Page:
I have been reviewing XtraDB clustering and produced a P.o.C. environment on Openstack using 4 instances, which has fallen over during my resilience testing.

Per the pxc documentation: http://www.percona.com/doc/percona-xtradb-cluster/howtos/virt_sandbox.html which covers a 3 node install I opted for a 4th.

  1. Initial setup complete data loading tests passed, with all nodes being updates synchronously using a 1.6GB test sql file to load a database.
  2. Failiure and restore of nodes commenced, this test entailed stoping the mysql service on a node, creating and subsequently dropping a database to test surviving node replication, and starting of the downed node to resync.
    1. This worked fine for nodes 4,3,2.
    2. Node1 which per the pxc documents is essentially a controller, would not rejoin the cluster.

So my questions are as follows:

  1. How to return a controller node to service if surviving nodes have since had data written to them
  2. Using 4 nodes as a reference, is there a way to remove this single point of failure in node1? (if a surviving node restarts with the controller (node1) down/out of sync, that node will also fail).

3 Answers 3


Based on your symptoms on node one, you are using


in your configuration file, which means the node will start a new cluster. You can confirm this with wsrep_cluster_size variable being 1 on node1, and 3 on the others. If you want to join node1 to your already existing cluster, you should specify

wsrep_cluster_address=gcomm://(ip of a running node here)

In this case, node1 will rejoin the cluster.

Some additional thoughts:

  • Because of the quorum mechanism in PXC (Percona Xtradb Cluster), it's not recommended to run it on 4 nodes. It's recommended to use an odd number of nodes, so in case of a network split, one part of the split cluster will be able have majority.

  • Instead of wsrep_cluster_address you can use wsrep_urls in the [mysqld_safe] section.

Disclaimer: I work for Percona.

  • As per 4. in my answer to my question, I confirmed 1 -> 2 -> 3 -> 4 -> 1 works, until you stop all nodes simultaneously; which makes sense in this kind of failiure I can't say you'd want automated recovery, without manual verification. w.r.t the quorum mechanics on PXC, could you please a link some documentation to that effect? also I take it Baron / Ewen pointed you to this? :)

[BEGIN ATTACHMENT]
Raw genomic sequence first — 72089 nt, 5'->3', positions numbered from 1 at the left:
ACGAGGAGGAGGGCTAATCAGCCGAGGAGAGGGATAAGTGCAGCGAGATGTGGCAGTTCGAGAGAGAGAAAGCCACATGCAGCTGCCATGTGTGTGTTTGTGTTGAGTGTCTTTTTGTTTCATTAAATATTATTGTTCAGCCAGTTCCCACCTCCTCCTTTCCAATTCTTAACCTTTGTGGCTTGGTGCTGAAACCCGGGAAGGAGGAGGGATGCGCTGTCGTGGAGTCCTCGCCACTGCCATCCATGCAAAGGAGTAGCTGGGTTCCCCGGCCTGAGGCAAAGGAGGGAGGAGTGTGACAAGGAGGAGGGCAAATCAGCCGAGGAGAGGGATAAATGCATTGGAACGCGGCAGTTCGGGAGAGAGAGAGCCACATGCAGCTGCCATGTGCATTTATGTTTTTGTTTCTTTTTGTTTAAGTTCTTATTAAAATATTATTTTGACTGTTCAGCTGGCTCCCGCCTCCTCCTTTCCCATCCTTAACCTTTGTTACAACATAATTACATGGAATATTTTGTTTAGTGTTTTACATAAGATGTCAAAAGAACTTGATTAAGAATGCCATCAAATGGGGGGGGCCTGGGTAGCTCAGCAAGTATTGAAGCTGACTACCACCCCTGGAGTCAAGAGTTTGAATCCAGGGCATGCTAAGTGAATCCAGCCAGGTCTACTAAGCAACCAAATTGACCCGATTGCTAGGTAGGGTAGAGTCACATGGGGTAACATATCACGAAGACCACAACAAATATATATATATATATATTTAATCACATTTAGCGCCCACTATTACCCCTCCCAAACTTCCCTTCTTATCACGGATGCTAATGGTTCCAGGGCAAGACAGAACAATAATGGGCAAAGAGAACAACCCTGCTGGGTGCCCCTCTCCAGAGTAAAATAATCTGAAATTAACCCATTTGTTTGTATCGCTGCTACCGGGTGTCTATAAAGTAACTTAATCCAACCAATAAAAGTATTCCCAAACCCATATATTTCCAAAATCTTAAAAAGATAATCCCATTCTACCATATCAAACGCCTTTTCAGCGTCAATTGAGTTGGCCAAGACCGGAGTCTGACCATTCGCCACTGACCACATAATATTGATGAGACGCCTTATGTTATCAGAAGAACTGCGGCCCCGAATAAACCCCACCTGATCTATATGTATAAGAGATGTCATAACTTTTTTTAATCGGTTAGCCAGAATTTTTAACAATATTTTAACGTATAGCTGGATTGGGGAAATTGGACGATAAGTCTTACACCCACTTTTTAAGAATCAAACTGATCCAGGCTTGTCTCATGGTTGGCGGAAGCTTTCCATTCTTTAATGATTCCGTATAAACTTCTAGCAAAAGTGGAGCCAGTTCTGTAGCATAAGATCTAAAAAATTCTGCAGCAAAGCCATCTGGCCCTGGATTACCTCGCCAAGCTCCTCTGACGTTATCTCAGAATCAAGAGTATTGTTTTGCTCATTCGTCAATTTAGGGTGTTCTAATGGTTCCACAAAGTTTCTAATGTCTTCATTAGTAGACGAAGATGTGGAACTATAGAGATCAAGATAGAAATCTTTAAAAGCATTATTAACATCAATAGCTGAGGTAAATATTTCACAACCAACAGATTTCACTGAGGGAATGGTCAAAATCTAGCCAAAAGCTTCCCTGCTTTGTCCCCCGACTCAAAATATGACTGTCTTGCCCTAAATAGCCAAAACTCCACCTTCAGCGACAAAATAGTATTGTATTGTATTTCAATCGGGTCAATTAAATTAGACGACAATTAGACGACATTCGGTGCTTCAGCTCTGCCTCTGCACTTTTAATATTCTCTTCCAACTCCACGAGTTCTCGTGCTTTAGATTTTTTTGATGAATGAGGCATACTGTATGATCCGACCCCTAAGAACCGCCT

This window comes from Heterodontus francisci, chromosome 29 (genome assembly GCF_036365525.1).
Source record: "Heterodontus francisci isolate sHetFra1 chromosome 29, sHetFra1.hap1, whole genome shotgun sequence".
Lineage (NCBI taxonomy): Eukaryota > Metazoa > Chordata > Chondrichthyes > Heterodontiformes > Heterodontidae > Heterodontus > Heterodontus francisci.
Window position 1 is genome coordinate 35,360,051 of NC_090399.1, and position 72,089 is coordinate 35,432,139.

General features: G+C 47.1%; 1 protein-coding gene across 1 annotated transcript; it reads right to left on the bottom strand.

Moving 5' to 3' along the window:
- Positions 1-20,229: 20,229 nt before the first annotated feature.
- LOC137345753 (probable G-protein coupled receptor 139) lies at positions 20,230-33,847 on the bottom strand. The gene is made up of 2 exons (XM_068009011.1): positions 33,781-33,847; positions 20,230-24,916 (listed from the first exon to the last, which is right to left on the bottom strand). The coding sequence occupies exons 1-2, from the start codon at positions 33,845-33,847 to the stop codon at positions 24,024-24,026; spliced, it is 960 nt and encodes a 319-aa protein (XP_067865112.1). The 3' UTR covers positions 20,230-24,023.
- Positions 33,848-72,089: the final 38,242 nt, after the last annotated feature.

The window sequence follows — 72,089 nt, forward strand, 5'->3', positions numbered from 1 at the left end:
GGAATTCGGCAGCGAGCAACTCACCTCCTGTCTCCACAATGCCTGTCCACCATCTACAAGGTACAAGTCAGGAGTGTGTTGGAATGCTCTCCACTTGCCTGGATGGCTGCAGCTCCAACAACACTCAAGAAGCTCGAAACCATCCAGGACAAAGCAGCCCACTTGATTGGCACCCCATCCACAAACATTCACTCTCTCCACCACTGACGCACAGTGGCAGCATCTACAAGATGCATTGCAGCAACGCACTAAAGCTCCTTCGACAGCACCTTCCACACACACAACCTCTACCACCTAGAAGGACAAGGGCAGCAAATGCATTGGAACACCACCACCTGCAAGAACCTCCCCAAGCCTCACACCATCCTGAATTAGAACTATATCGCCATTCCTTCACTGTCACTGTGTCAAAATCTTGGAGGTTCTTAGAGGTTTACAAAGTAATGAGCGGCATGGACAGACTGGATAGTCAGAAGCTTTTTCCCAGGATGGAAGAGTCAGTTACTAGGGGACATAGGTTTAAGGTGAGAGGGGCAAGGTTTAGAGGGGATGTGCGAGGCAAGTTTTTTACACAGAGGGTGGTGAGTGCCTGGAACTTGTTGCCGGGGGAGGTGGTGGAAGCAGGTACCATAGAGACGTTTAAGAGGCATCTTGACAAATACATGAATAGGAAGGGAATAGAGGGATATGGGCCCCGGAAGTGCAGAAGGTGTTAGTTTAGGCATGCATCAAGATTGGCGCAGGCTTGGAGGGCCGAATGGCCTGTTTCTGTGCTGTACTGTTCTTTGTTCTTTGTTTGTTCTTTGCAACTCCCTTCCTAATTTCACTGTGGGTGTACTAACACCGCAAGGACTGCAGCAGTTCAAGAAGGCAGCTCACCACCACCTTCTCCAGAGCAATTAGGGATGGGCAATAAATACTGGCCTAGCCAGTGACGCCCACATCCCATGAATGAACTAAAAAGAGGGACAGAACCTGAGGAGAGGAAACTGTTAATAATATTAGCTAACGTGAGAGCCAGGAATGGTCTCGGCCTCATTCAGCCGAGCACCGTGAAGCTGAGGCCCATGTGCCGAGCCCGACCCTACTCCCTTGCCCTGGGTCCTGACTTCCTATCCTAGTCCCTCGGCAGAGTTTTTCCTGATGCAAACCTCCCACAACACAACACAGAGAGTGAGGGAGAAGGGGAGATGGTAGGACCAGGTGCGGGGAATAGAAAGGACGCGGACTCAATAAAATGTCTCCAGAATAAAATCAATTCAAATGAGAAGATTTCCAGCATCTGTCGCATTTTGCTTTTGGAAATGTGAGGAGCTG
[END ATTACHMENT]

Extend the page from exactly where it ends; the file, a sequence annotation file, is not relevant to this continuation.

– Oneiroi
    Jul 5, 2012 at 21:38
  • 1
    Instead of wsrep_cluster_address you can use wsrep_urls in the [mysqld_safe] section. <-- is there an important difference between these settings?
    – user144972
    Nov 10, 2012 at 19:35
  • @grpbbelaar yes the setting for wsrep_urls lists nodes in sequence to try to connect to; timeout on one and it will jump to the next. To clarify, the cluster replicates from what I can tell form all nodes, the initial connection is just to retrive the cluster information (node lists and cluster position) to bring the Joining node in sync :) HOWEVER wsrep_urls is deprecated, you should instead use: wsrep_cluster_address=gcomm://server_one,server_two,server_three iirc
    – Oneiroi
    Dec 6, 2012 at 15:22

Further research into this issue seems this is a viable method (leaving this answer unaccepted for the moment, incase someone replies with a better setup):

  1. Circular setup
    1. per pxc documentation have all nodes sync from node 1
    2. stop node2 repoint to node3, start node 2
    3. stop node3 repoint to node4, start node 3
    4. stop node1 repoint to node2, start node 1

This setup appears to tollerate the loss of any node via disconnection at least, and on restoration of the node syncs without issue.


If Mysql wont start and the reason is a corrupt DB table.

replicate what the server is doing and grab a good copy from a stopped server for client dbs.

it tars the files from $MYSQLHOME that are db via a nc.

we used scp to move the good files in place and then kicked off the sync again by starting mysql of the bad server.

  • Not sure how this help's the original poster.
    – slm
    Apr 6, 2013 at 11:00

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